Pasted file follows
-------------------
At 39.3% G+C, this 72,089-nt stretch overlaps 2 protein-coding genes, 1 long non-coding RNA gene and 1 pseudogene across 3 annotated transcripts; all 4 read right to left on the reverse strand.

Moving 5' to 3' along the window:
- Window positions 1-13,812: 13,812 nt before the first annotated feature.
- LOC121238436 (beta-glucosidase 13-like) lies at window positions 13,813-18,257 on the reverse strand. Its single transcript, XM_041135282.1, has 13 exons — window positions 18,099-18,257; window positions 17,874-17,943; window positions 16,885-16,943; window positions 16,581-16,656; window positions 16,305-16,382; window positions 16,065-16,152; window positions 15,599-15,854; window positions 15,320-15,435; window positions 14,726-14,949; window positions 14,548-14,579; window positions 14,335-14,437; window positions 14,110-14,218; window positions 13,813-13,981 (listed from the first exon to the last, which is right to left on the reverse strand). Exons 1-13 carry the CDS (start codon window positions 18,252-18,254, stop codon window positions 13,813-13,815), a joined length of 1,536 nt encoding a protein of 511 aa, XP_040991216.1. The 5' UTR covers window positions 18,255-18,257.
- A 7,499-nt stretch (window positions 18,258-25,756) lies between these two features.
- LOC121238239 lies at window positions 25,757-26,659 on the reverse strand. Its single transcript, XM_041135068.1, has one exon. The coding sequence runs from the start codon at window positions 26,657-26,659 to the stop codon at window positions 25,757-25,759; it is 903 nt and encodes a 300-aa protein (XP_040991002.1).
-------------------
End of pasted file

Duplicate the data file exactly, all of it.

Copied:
At 39.3% G+C, this 72,089-nt stretch overlaps 2 protein-coding genes, 1 long non-coding RNA gene and 1 pseudogene across 3 annotated transcripts; all 4 read right to left on the reverse strand.

Moving 5' to 3' along the window:
- Window positions 1-13,812: 13,812 nt before the first annotated feature.
- LOC121238436 (beta-glucosidase 13-like) lies at window positions 13,813-18,257 on the reverse strand. Its single transcript, XM_041135282.1, has 13 exons — window positions 18,099-18,257; window positions 17,874-17,943; window positions 16,885-16,943; window positions 16,581-16,656; window positions 16,305-16,382; window positions 16,065-16,152; window positions 15,599-15,854; window positions 15,320-15,435; window positions 14,726-14,949; window positions 14,548-14,579; window positions 14,335-14,437; window positions 14,110-14,218; window positions 13,813-13,981 (listed from the first exon to the last, which is right to left on the reverse strand). Exons 1-13 carry the CDS (start codon window positions 18,252-18,254, stop codon window positions 13,813-13,815), a joined length of 1,536 nt encoding a protein of 511 aa, XP_040991216.1. The 5' UTR covers window positions 18,255-18,257.
- A 7,499-nt stretch (window positions 18,258-25,756) lies between these two features.
- LOC121238239 lies at window positions 25,757-26,659 on the reverse strand. Its single transcript, XM_041135068.1, has one exon. The coding sequence runs from the start codon at window positions 26,657-26,659 to the stop codon at window positions 25,757-25,759; it is 903 nt and encodes a 300-aa protein (XP_040991002.1).